Today is July 29th, so it has been over a month since leaving Uganda, but I still think about our adventure and all the amazing we met along the way often. Aside from getting sick, there are nothing but positive experiences from the trip.
Traveling to Uganda was my first time leaving the east coast, so I had absolutely no clue of what to expect of being in a country so far away from home for over a month. When we first landed, I was intimidated and had a slight uneasy feeling as we saw guards carrying AK-47s at the airport and again at the gate of the hotel which was surrounded by a cement wall with barbed wire. This uneasy feeling quickly faded during the first week in Uganda. Everyone we came across – from the hotel staff to the employees at Kitovu – treated us so extraordinarly well which took away the stress of traveling abroad for the first time. This is one of the big things that sticks out and I will remember from my trip: how nice and friendly everyone is. Between Betty and Steven checking in on us at our hotel when we were sick, Betty showing us how to cook pork, Robert and Stephen taking us around Kampala and Jinja (I’ll stop here, because I could go on forever), I felt at home even though I was halfway across the world.
A few things that I will remember from GROW 2014:
– I will still remember how everyone would say “Sorry!” for something that was not even close to their fault (like when we came into work drenched from the rain) which is much different from the US.
– When we were at a bakery and a random man (Ali) started to chat with us and subsequently invited us to see his beautiful Mosque and make us tea, then invite us over for an enormous feast that Saturday.
– Ugandan time is very different from American time (which is nice when there isn’t such a fast paced, rigid, schedule, but frustrating when you are waiting around for a couple of hours).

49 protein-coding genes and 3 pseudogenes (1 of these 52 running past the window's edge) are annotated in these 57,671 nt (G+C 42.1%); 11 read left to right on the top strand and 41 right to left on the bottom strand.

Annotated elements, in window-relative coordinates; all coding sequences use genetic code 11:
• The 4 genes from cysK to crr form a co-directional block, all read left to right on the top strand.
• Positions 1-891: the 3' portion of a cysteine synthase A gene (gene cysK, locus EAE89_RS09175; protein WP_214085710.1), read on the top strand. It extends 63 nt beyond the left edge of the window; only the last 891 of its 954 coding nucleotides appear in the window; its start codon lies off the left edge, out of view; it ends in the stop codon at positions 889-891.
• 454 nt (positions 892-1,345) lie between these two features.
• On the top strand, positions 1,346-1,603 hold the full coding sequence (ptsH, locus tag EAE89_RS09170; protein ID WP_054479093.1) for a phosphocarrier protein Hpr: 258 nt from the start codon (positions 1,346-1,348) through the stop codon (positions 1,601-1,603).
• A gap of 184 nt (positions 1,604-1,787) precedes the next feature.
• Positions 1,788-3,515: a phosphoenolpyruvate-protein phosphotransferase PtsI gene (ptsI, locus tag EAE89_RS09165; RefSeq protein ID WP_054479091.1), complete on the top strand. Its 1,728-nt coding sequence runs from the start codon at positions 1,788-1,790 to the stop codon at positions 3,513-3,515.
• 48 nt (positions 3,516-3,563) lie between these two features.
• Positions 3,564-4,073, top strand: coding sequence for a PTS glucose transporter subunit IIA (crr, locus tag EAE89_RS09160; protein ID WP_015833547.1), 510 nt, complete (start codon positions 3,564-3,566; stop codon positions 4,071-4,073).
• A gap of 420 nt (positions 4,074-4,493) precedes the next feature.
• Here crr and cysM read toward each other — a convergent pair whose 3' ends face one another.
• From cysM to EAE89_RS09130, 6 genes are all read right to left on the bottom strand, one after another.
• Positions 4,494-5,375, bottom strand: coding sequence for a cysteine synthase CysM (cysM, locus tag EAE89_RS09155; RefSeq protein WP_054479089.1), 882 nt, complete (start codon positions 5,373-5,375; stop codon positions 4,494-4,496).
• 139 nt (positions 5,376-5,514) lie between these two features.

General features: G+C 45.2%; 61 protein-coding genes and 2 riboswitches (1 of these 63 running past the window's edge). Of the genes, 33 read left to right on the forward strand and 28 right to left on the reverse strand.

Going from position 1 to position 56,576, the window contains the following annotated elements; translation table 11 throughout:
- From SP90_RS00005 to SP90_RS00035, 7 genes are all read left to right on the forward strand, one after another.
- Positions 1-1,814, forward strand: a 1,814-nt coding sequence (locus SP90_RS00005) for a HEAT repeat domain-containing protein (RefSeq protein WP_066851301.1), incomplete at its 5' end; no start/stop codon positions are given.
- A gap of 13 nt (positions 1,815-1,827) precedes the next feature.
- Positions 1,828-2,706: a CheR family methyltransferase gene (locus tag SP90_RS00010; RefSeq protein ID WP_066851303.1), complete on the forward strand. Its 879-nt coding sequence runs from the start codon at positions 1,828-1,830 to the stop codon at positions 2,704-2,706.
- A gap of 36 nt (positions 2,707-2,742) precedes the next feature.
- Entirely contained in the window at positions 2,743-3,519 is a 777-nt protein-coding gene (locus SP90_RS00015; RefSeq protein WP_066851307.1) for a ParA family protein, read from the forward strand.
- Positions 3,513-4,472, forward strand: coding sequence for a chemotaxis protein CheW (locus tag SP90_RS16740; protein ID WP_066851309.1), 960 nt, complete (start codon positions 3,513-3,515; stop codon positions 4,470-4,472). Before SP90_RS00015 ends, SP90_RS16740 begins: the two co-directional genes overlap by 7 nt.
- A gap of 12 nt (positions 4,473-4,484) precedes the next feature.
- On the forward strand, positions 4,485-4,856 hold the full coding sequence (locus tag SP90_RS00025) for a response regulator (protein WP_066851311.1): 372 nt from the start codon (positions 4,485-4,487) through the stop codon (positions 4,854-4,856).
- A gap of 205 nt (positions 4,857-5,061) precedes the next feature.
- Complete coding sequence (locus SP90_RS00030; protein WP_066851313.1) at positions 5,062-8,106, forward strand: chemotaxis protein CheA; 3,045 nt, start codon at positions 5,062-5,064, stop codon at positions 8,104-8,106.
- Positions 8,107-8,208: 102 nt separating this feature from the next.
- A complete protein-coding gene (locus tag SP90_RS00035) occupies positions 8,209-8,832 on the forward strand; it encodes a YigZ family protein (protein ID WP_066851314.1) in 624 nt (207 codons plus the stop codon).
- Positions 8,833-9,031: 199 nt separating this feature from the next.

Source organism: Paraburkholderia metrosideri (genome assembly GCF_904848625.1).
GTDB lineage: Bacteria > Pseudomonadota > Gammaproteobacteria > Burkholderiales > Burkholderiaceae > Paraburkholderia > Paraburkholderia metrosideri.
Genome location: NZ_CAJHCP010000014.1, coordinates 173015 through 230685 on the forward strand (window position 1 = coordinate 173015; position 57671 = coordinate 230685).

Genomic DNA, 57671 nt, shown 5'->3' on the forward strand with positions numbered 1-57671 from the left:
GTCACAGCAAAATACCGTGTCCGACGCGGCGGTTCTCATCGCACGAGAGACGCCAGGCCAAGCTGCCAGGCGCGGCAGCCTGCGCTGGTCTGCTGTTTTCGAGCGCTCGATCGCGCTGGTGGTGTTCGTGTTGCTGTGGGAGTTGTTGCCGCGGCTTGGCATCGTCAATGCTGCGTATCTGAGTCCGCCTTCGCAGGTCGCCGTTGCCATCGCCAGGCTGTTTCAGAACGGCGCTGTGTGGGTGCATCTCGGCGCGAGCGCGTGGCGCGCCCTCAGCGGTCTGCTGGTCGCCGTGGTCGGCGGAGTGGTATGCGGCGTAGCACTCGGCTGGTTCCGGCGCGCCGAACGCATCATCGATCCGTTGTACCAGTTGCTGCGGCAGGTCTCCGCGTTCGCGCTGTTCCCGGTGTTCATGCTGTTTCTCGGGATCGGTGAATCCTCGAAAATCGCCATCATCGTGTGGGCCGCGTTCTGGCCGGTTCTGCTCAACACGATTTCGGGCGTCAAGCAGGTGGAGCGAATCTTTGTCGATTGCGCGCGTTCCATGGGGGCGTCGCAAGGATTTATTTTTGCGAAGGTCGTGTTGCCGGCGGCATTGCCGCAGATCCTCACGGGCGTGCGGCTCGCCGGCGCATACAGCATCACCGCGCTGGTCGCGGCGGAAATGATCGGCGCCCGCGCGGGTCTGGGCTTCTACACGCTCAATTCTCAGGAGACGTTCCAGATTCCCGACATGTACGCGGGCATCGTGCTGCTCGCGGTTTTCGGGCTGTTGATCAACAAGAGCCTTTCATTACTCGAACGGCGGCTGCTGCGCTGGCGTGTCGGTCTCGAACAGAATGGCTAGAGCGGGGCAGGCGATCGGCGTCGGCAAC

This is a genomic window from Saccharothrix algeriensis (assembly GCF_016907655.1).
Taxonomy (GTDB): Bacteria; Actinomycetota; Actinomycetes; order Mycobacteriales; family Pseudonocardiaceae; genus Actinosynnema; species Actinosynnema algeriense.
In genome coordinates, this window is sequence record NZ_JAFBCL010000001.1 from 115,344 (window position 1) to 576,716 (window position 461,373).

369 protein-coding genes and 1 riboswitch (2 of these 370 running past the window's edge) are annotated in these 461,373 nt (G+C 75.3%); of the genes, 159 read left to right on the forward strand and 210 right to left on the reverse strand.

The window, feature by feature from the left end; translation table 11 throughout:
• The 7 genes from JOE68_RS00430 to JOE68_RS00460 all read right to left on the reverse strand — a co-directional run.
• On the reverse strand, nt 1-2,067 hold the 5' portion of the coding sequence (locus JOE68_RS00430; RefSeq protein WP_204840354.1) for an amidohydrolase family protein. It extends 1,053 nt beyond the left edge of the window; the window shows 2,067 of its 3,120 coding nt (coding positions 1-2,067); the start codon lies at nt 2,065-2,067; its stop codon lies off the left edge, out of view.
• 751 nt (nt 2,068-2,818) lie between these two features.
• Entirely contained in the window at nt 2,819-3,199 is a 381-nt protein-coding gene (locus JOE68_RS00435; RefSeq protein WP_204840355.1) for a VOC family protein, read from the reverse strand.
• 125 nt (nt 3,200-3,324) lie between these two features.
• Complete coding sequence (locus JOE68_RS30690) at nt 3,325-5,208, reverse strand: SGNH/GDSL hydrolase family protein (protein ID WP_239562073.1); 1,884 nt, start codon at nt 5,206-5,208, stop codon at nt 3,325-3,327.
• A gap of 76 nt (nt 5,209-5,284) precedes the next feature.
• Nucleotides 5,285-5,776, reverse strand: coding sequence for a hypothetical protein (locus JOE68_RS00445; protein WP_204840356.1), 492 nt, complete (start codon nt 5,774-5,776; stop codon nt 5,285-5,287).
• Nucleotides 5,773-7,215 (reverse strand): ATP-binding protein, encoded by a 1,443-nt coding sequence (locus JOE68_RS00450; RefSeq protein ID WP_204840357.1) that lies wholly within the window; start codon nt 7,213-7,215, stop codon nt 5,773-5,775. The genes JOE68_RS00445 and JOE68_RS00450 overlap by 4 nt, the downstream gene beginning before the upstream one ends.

– Tammy; our awesome friend we met along the way and spent a lot of time with during our trip.
– Walking down the street and having children run joyfully up to you and hold your hand.
– Seeing children in the village having an incredibly fun time with extremely minimal resources. (There were to children I remember seeing rolling a tire with a stick around and seemed to be having a blast. I also thought this was one of the sharpest contrasts to kids in the US who would be upset if they didn’t have the latest iPhone.)
– Receiving amazing gifts from Betty on behalf of Kitovu and Francis.
– Having Aloysius as a driver and tour guide for our Safari.
– Visting the village with ART and having the children come up to me and kneel down in front of me to greet me.
– The gratefulness and joy of the SHGs who always greeted us with a song and left us with more avocados and pineapples that we knew what to do with.
– Getting absolutely soaked on our walk to work the first three days and then having it not rain almost the rest of the time there.
– Stephen, Annette, and Robert showing us tremendous hospitality in letting us stay with them. Also, when Annette asked us one night what our favorite type of Ugandan food was and the next day prepared our favorite dishes.
– How the day always starts with a morning prayer where most of the staff sings. And of course break tea at 10:30.
– Having a feast prepared for us when visiting the village. This experience was slightly weird because we had just finished surveying the group and discovered that some days they only eat twice a day, but then we are struggling to eat all of the food they prepared for us.
I am sure I am missing a few great moments from our trip, but there were so many I could go on for hours! This experience as a whole has been humbling. It really puts in perspective how fortunate, blessed, and lucky I am to have such a great upbringing. I try to not take things for granted and try to catch myself when I am about to complain about some trivial discomfort. During my first meal back in the US, my dad was struggling with the ketchup bottle because it wasn’t coming out fast enough and I remember him saying “this is a disaster” which made me laugh; hearing him describe ketchup not coming out at his desired speed as a “disaster.” So now, when I catch myself complaining at something insignificant in the grand scheme of things, I sarcastically think of it as a “disaster” and laugh it off. Moving foward, I hope to not lose sight of this humbling experience, but I know that I will not forget about the amazing experiences I had and all of the amazing people I met.